I have little argument with this, although I do think that AV BEVs using central point (probably unmanned) recharging will make charging available to a much larger % of the population much earlier than trying to retrofit all the apartment buildings and on-street spaces that would be needed to service the entire existing LDV fleet, if it were to switch to BEVs. I don't think we can afford to wait the 50-100 years that would take.
Re DCQC pricing, while it's likely to remain more expensive than L2, it's still far cheaper than forcing people to stay overnight and L2 charge at those expensive resorts you're talking about.
WetEV wrote:If you had practical experience driving a BEV for an extended period of time, a lot of this would be clear and we wouldn't keep hashing over it.
As I've been stating that convenient, cost-comparable or less than gas urban public charging is one of the most critical factors (along with BEV cost reductions and improved range) in enabling a mass switch to BEVs for years now, how would extending my practical experience change that?
GRA wrote:Sure, but again, why limit your market?
Remember, I want the second 1% of market share? Again: Where are BEVs winning?
1) Performance/luxury. No subsidies needed. Win on power, smoothness, torque, low center of gravity and better design. Did I mention power and torque? That new Jag I-Pace is very pretty. It better be, Jaguar's future might just depend on it. Selling rocks in the iron age is a limited market. Buggy whips are not in much demand these days.https://www.statista.com/statistics/287 ... ed-states/
We agree, as long as BEVs can be sold on better performance, the luxury market will accept them because they can always use something else when it's needed.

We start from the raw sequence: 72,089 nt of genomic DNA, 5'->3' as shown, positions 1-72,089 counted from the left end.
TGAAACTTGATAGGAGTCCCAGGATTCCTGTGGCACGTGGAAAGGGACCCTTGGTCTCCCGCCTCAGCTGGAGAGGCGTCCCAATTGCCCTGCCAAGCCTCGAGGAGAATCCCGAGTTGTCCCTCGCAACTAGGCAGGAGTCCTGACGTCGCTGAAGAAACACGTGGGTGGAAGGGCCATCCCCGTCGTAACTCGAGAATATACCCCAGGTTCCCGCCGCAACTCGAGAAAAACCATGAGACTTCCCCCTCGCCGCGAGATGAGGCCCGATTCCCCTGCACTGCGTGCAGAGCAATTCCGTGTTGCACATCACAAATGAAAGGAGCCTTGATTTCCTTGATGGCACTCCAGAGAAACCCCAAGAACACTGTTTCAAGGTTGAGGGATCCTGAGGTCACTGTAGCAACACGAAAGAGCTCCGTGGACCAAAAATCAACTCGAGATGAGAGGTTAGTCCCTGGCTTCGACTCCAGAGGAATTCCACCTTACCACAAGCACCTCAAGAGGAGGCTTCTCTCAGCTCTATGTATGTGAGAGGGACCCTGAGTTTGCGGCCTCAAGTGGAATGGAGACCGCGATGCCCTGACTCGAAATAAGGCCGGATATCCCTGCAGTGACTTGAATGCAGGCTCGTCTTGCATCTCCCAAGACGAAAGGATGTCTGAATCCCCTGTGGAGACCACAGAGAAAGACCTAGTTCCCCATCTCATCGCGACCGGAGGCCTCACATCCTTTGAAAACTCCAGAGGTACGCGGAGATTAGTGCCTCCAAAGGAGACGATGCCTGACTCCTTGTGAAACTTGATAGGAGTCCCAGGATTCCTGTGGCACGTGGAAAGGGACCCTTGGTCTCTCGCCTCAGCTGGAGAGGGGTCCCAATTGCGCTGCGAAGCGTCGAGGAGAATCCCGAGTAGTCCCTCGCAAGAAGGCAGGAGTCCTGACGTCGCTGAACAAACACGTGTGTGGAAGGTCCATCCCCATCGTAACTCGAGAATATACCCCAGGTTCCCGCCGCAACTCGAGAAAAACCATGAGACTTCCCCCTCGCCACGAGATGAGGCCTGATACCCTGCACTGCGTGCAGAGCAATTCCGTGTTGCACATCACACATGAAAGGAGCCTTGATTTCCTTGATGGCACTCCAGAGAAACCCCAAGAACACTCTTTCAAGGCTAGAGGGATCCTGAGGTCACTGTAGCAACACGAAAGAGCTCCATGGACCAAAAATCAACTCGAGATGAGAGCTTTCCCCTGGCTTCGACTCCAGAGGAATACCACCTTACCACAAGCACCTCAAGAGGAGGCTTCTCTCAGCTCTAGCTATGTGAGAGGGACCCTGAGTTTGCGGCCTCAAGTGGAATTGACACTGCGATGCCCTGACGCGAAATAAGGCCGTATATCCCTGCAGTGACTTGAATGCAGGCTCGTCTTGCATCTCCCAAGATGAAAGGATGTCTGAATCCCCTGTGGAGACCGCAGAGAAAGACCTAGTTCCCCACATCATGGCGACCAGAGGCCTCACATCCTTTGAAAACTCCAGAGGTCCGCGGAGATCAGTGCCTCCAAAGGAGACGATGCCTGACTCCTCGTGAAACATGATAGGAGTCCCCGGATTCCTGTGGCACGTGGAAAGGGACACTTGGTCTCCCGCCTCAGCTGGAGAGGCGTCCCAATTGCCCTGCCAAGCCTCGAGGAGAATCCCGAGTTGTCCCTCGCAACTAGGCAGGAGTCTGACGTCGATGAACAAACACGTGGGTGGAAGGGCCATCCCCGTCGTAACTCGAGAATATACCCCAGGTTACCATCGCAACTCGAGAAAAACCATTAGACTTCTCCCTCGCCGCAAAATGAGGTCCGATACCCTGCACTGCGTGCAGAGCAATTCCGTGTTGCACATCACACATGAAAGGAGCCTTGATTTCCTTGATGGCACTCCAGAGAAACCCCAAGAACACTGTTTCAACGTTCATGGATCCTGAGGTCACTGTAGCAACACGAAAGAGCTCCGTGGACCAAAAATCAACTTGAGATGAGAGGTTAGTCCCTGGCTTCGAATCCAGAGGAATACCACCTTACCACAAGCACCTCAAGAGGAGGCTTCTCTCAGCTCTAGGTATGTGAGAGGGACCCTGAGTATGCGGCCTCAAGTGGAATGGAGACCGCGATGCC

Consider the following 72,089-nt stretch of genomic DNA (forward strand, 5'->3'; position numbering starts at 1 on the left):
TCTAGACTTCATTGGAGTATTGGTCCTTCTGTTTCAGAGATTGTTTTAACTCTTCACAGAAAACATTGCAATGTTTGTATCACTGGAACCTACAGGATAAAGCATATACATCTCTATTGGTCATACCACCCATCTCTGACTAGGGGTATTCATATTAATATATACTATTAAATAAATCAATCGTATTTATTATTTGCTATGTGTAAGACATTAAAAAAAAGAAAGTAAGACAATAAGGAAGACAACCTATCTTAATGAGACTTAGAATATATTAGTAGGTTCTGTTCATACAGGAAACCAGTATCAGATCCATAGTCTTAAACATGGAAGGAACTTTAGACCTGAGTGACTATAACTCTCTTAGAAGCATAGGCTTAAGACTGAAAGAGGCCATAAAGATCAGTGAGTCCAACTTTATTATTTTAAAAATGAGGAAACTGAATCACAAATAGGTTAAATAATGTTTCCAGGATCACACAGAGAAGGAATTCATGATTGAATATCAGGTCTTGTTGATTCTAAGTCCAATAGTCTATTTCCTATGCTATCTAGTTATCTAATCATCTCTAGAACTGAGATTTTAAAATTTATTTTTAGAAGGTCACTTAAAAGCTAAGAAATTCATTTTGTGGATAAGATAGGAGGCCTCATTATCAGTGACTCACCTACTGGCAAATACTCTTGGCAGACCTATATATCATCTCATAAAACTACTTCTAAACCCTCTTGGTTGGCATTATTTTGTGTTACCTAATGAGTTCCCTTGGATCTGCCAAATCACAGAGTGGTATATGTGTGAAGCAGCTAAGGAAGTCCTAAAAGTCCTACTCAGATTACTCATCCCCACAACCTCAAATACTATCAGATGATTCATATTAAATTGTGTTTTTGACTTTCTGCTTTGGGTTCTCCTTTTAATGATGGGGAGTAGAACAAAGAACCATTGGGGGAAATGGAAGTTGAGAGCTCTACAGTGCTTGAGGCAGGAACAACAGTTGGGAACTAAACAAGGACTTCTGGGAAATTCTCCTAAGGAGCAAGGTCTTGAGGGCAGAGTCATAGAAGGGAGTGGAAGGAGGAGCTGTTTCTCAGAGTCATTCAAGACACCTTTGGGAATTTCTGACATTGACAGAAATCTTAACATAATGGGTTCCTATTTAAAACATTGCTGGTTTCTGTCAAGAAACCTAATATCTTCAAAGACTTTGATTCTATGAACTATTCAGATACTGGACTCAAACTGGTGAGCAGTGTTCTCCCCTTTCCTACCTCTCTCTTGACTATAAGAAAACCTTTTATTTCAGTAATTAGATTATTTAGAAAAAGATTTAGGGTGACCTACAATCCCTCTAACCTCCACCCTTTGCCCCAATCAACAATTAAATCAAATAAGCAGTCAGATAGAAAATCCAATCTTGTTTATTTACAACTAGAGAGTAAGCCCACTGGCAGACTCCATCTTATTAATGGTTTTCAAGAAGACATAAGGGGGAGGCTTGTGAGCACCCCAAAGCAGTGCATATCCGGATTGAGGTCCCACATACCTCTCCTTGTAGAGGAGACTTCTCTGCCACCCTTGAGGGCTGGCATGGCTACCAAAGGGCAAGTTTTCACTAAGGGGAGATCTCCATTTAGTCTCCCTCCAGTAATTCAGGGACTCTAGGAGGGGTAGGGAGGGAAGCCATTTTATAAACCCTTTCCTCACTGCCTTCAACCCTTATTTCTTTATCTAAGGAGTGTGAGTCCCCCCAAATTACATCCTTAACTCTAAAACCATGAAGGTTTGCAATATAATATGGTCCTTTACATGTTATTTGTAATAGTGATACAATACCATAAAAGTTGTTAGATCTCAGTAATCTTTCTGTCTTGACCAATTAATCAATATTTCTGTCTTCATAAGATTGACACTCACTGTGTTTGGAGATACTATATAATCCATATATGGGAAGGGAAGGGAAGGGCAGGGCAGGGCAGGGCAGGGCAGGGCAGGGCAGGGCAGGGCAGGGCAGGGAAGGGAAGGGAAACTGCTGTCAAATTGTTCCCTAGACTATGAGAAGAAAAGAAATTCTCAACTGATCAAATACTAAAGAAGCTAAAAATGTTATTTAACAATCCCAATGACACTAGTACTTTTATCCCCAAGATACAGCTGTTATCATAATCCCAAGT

WetEV wrote:2) Convenience. For the commuter car in a two or more car household. Subsidies can phase out. Win on Park and plug in. Unplug and leave. No oil changes. Far less maintenance needed. Almost never need to bother with lines.
For a two or more car household that has access to home charging, preferably for both. In my neighborhood, which is almost entirely detached single family homes with garages, both sides of the street are completely lined with cars every night. I imagine many of those are so parked because the garages are being used as storage units for people's other stuff instead of their cars, but it is what it is, and until you can provide charging at all those on-street spaces any major switch is unlikely. Even at the homes that have BEVs most of the ones I see are being charged in their driveways, in at least one case (a LEAF) via an L1 extension cord run out a window, which would be the same situation I'm in, and obviously limits the amount of overnight charge even if you're willing to lose all that heat in the winter.
For everyone who doesn't even have the option of a garage, it will have to be public charging for a long time. And that's the U.S., which I believe has the highest level of detached single family home ownership in the world, but that type of housing isn't the case where the majority of car sales growth will occur this century.
WetEV wrote:3) Cost. Few yet. The low end of the market is going to see only a small number of BEVs. Might change with rising gas prices.
I think we're getting close in Ca. and a few other states, as gas prices will start to bite again, but BEV prices have to keep dropping. As PHEVs remain cheaper without many of the limitations of BEVs, I believe that they will constitute the majority of sales at the lower end for 5-7 years yet, absent ZEV-entry only zones or government mandates.
WetEV wrote:General public. Remember, I'm mostly interested in the next 1%. The time for the general public will come, but is likely a decade or more in the future. It is really too early for the general public to care.
Agreed, although I think the GP will accept PHEVs for reasons as above. I'm not sure that we're talking a decade out, though, maybe half that, but it really depends on relative prices, the closest thing to a universal motivator that there is.
GRA wrote:but can't for eminently solvable practical reasons?
Make my day. Yet I doubt it. My problem is that you don't really understand the real attractions of BEVs, as you are not a long term driver of one.
I understand the attraction for people who value what they provide, can take advantage of it, and are willing and able to put up with their current limitations, but as we both agree that isn't yet the general public.